SpaceX successfully launches recycled rocket

The company's Falcon 9 rocket, recovered at sea from its maiden flight a year ago, on Thursday blasted off from the USA state of Florida, in the first successful launch of a recycled orbital-class booster. This is in keeping with the new 2017 timing, adjusted from late a year ago following delays resulting from SpaceX's pre-flight launch pad explosion of a Falcon 9 rocket last September.

Previously, Falcon 9's first stage previously launched successfully the CRS-8 mission in April 2016. This was a historic moment for spaceflight and an important milestone in space travel.

By reusing rockets, SpaceX aims to eventually cut its costs by about 30 percent, the company has said.

The goal of the entire effort, Musk has said, is to make rocket parts just as reusable as cars, planes or bicycles.

Mr. Musk said in a statement, "I think it's an wonderful day for space".

"This is going to be ultimately a huge revolution in space flight", Mr Musk said during a webcast from the launch control centre at Cape Canaveral after the Falcon 9's touchdown. With its successful launching, Elon Musk said that it means you can fly and refly an orbital class booster, which is the costliest part of the rocket. Business magnates, including Mr Musk and founder Jeff Bezos, are racing to turn rocket reusability - once derided as a insane idea - into a reality that will dramatically reduce costs.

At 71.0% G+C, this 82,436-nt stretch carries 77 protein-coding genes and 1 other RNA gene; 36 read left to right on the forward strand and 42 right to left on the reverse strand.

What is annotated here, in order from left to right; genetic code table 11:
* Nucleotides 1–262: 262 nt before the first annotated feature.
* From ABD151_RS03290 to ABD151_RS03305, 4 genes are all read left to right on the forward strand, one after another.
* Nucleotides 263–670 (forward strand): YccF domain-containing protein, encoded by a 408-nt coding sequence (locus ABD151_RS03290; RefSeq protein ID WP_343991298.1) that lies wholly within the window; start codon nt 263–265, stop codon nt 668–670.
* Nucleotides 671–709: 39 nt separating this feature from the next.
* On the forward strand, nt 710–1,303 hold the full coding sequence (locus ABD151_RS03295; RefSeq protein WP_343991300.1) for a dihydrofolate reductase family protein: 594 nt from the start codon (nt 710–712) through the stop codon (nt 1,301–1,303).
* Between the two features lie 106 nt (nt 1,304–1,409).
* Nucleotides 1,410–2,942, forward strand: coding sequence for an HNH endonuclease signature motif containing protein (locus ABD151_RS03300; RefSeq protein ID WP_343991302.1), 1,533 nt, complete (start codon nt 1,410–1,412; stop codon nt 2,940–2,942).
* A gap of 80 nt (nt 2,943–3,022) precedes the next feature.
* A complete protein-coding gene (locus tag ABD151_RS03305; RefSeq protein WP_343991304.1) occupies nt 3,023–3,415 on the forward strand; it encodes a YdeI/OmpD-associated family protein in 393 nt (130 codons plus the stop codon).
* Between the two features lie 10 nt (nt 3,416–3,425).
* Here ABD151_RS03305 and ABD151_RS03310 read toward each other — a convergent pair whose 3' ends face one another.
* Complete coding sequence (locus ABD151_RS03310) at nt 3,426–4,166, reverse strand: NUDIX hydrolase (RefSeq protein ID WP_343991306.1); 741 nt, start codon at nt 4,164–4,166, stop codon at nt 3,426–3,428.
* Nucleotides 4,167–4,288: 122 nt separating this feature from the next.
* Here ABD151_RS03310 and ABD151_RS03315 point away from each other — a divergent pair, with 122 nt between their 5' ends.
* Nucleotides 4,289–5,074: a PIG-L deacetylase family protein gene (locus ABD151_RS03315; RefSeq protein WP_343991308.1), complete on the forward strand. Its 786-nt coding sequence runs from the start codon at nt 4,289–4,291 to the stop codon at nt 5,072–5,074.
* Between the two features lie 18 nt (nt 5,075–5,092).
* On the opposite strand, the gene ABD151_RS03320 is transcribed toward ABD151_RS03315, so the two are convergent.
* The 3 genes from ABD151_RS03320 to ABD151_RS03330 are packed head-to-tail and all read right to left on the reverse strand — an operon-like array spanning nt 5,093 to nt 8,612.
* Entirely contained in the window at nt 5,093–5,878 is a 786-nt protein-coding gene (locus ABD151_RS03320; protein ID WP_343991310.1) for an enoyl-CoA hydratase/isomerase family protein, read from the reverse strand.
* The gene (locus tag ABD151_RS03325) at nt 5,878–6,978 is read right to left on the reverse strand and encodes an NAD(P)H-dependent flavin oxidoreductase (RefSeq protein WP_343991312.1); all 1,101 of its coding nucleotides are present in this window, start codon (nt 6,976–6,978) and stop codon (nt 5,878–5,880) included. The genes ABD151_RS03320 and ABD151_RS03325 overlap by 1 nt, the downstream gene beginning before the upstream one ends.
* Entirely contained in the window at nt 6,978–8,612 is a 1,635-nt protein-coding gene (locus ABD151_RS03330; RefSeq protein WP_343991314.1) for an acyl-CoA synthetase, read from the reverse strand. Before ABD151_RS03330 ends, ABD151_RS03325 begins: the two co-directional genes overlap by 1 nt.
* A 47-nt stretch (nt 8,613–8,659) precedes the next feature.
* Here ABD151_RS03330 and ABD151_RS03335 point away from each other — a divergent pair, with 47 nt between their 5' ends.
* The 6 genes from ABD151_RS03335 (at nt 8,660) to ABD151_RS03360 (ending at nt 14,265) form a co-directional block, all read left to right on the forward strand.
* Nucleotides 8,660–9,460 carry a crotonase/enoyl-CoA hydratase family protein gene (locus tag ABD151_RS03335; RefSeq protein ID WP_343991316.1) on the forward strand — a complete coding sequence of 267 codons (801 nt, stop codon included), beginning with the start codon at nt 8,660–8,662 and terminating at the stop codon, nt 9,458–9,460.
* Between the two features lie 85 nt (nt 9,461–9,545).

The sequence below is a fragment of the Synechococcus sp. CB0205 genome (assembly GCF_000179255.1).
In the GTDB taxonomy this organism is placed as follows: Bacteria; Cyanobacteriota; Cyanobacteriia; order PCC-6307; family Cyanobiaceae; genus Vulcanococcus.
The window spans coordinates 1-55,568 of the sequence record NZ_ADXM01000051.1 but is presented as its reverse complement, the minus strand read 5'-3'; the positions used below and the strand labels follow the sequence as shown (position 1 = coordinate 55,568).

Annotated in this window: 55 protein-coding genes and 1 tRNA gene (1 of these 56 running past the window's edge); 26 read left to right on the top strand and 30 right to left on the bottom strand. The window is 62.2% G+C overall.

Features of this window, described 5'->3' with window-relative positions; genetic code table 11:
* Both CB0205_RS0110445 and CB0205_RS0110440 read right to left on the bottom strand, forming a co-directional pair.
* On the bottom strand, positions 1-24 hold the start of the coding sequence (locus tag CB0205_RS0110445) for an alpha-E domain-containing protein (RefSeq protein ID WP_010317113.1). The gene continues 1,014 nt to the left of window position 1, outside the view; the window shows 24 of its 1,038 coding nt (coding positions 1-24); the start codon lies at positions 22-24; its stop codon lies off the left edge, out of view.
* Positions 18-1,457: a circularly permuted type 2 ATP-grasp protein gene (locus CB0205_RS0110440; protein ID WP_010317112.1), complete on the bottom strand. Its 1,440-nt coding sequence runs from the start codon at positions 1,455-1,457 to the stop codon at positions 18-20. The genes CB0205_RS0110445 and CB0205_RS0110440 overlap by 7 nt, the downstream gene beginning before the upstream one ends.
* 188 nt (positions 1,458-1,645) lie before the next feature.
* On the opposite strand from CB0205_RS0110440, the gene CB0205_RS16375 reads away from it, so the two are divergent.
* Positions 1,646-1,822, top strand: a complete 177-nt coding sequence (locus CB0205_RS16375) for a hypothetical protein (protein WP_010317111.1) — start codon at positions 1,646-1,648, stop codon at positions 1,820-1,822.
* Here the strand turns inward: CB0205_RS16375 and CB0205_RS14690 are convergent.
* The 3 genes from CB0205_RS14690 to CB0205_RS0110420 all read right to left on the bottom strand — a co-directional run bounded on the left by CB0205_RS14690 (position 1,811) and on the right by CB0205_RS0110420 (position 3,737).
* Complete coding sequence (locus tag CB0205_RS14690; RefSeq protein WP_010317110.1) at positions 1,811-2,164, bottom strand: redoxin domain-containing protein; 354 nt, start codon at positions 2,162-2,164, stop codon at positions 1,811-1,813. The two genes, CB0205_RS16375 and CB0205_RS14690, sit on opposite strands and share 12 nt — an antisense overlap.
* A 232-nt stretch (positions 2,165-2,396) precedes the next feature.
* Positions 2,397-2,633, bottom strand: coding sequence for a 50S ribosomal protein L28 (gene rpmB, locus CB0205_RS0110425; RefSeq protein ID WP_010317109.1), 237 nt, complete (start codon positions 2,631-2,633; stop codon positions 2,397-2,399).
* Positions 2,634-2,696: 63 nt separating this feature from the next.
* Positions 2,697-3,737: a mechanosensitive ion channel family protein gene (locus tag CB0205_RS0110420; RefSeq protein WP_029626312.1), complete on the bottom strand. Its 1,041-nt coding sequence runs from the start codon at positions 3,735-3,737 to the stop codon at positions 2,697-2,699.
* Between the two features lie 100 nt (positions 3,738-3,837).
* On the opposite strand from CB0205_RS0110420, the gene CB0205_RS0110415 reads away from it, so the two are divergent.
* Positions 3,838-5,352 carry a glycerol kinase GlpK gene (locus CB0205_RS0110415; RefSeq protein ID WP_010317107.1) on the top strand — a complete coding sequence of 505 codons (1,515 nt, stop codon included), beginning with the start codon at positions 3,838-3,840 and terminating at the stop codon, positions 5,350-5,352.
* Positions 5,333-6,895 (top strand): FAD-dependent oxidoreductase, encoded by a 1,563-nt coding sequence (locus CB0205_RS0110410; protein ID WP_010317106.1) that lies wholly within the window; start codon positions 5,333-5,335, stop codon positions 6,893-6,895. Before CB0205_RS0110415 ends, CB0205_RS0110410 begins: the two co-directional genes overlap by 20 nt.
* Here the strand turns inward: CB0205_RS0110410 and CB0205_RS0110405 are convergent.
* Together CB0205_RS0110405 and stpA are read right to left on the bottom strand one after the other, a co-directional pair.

"That was the cherry on the cake", Musk, who serves as chief executive and lead designer of Space Exploration Technologies, told reporters after launch from NASA's Kennedy Space Center in Florida.

Musk said Thursday that such a thing is a "Hail Mary" attempt.

On Thursday, the rocket's second-stage, which is not recovered, continued firing to carry SES-10 into an initial egg-shaped orbit high above Earth, which it will provide television and other communications services to Latin America.

  • Tracy Ferguson